The state of denial about anti-Black racism in Europe must end
The state of denial about anti-Black racism in Europe must end | Photo credit: Press Association
The violence that erupted in Charlottesville was widely condemned in European political and media circles, but they are more reluctant to recognise or address similar issues closer to home, writes Karen Taylor.
Anti-Black racism, or Afrophobia, is what most people instinctively associate with racism. There are an estimated 15 million people of African descent living in Europe. Yet paradoxically, people of African descent are the most invisible 'visible' minority on the European political agenda.
The European Union and its member states urgently need to tackle the structural racism that prevents the inclusion of Black people in European society. The European Parliament has taken an important first step by holding a discussion on Afrophobia in Europe in its civil liberties committee on 7 September.
But much more needs to be done given the widespread racism and discrimination faced by Black people across the EU and in all areas of life, including employment, education, health and the criminal justice system.
In recent months, Europe's eyes were on the United States following white nationalist violence in Charlottesville. This protest was widely condemned in European political and media circles, as are instances of police violence against Black people in the US.
They are much more reluctant to recognise or address similar issues closer to home, despite the fact that Black people in Europe are particularly exposed to police violence as well as racist violence and abuse from members of the public.
In Sweden for instance, Afro-Swedes are the minority most exposed to hate crimes, with a 24 per cent increase since 2008. 2017 has seen numerous examples of violence against Black people at the hands of the police, including the death of Rashan Charles in the UK in July, and the violent and abusive arrest of Theo Luhaka in France in February. In Germany, the case of Oury Jallow, who died in a police cell in 2005, will finally be reopened for investigation.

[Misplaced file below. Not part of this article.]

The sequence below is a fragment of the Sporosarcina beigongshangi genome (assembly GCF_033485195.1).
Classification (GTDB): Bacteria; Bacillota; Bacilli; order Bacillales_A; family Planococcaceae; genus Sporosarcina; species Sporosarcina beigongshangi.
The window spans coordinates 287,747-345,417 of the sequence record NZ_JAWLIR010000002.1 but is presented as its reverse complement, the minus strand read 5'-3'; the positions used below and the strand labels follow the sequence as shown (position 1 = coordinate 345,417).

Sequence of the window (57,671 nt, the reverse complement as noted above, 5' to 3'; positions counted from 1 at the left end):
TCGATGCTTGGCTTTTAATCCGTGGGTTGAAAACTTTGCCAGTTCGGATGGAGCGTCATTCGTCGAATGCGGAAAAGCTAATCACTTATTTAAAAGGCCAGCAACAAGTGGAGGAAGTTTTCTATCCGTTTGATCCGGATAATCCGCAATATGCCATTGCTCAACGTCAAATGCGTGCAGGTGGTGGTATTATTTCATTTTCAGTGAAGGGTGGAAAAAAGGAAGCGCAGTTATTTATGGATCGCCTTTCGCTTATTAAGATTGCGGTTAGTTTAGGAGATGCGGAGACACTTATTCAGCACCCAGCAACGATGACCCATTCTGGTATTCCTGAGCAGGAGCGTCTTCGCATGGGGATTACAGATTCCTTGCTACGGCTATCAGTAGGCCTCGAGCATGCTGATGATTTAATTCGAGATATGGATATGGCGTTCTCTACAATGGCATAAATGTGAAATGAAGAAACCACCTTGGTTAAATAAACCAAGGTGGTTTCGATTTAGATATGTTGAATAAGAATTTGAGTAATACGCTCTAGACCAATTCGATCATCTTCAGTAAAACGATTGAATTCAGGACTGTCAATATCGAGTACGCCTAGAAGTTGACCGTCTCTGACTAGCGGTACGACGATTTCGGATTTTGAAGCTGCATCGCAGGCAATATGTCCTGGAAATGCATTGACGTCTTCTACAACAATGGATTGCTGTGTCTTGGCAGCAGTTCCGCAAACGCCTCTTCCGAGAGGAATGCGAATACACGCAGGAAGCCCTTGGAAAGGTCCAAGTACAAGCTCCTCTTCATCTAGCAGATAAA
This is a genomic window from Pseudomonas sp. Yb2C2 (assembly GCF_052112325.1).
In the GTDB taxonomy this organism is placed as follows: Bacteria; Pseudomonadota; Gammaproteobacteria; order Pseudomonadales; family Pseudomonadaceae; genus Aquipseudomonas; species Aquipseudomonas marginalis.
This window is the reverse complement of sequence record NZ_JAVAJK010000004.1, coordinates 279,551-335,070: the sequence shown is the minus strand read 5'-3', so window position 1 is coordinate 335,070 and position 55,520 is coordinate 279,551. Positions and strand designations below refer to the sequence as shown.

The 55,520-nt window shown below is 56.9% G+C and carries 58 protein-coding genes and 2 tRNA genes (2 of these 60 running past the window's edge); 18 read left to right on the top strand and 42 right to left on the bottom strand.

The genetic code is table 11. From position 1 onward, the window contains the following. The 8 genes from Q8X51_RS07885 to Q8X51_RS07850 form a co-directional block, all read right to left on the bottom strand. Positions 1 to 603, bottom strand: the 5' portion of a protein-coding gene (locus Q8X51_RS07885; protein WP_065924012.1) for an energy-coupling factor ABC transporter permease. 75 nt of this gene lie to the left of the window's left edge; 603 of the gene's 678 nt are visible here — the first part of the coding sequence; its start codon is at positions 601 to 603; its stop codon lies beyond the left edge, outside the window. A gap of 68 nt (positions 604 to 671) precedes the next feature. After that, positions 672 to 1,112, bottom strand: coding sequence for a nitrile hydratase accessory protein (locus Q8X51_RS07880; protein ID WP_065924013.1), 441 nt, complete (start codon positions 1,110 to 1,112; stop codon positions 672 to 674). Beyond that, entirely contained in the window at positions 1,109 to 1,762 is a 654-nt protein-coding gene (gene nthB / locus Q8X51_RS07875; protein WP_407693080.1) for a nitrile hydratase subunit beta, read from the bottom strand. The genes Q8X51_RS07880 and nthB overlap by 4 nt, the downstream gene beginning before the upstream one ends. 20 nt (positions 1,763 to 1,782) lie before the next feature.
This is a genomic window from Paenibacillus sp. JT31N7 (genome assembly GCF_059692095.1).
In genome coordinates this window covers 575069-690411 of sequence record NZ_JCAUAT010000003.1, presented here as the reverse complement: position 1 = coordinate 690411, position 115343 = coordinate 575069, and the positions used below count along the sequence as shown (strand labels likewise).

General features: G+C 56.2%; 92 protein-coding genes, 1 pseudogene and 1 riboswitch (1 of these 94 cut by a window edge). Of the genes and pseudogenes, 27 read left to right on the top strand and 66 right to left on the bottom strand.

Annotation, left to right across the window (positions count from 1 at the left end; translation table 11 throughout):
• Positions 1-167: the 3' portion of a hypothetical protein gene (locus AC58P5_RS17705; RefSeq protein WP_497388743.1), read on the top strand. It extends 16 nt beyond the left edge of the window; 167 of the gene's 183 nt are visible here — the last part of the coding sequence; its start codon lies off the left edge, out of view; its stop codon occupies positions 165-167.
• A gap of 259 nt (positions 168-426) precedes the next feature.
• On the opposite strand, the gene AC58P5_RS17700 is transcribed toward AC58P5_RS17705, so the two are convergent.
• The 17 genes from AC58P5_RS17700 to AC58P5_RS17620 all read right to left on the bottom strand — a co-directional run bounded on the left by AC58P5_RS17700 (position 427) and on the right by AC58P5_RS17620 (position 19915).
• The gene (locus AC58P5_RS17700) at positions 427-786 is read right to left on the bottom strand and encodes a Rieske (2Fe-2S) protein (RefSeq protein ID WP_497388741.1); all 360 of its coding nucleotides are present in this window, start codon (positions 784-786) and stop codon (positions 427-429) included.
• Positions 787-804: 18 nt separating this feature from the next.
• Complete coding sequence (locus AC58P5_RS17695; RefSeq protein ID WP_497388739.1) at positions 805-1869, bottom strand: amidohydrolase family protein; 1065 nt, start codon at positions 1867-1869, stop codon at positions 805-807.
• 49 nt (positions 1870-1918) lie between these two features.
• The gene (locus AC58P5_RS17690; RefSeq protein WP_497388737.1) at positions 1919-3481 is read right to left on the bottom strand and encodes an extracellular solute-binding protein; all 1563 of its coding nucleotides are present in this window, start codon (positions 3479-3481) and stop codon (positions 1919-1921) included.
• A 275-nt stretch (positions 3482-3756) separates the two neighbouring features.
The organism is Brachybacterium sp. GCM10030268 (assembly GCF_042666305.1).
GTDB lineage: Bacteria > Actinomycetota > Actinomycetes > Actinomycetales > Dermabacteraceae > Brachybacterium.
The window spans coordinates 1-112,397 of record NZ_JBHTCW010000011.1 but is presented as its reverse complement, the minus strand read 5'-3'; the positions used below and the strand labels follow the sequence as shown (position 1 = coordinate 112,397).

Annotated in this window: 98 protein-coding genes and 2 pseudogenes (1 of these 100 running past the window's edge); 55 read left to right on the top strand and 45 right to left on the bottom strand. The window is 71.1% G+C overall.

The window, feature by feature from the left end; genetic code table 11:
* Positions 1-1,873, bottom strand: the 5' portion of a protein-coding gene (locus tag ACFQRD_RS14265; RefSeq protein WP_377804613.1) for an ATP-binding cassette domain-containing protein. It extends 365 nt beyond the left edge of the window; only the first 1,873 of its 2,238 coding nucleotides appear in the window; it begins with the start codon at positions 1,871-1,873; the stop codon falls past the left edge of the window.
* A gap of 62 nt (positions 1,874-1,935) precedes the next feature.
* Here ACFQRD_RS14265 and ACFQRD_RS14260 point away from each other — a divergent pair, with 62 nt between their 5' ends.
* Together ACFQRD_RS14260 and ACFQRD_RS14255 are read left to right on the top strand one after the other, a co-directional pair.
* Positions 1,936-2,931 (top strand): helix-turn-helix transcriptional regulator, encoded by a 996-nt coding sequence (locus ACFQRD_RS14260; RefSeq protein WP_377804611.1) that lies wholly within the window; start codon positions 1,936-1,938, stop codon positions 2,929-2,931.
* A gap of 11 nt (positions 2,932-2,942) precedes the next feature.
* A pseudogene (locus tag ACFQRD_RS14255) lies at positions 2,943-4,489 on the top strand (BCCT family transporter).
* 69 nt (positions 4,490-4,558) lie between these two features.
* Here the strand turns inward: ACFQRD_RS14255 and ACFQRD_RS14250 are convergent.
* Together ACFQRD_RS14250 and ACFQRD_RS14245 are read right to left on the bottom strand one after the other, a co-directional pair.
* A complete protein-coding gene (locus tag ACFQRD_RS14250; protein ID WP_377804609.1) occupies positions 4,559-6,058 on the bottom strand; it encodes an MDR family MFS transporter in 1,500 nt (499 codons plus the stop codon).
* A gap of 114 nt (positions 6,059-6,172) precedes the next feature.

Racial profiling practices by police also disproportionately affect people of African descent. In Paris, people perceived as 'Black' were overall six times more likely to be stopped and searched by police than White people. In Germany, the repeated denial that Black people are being racially profiled leads to a failure to effectively investigate and prosecute perpetrators of racial profiling.
When it comes to employment, discrimination continues to take place at alarming levels, despite the existence of EU-wide anti-discrimination laws. For example, in the United Kingdom, applicants with an African sounding surname need to send twice as many job applications as those with a White British sounding name to get an interview. Even when Black people have excellent qualifications, they can be limited in their access to and progression in the workplace and are often under-employed in positions that do not match their skills.
Worryingly, many European countries fail to acknowledge the legacy of the slave trade and colonialism, which led to deeply rooted stereotypes about Black people. These prejudices continue to this day and feed into the collective imagination and traditions such as blackfacing celebrations in several European countries, such as Saint Nicholas and Black Pete in the Netherlands and Belgium.
Despite this history of racial oppression and current levels of anti-Black racism, European countries continue to be in a state of denial. It is high time to make meaningful efforts to recognise the reality of Afrophobia and ensure that Black people in Europe have equal opportunities and outcomes.
The European Union can and should lead the way in this area, marking the International Decade for people of African descent, proclaimed by the UN in 2015. Encouraging specific measures at EU and national levels to address racial inequalities and discrimination experienced by Black people would be an important step in the right direction.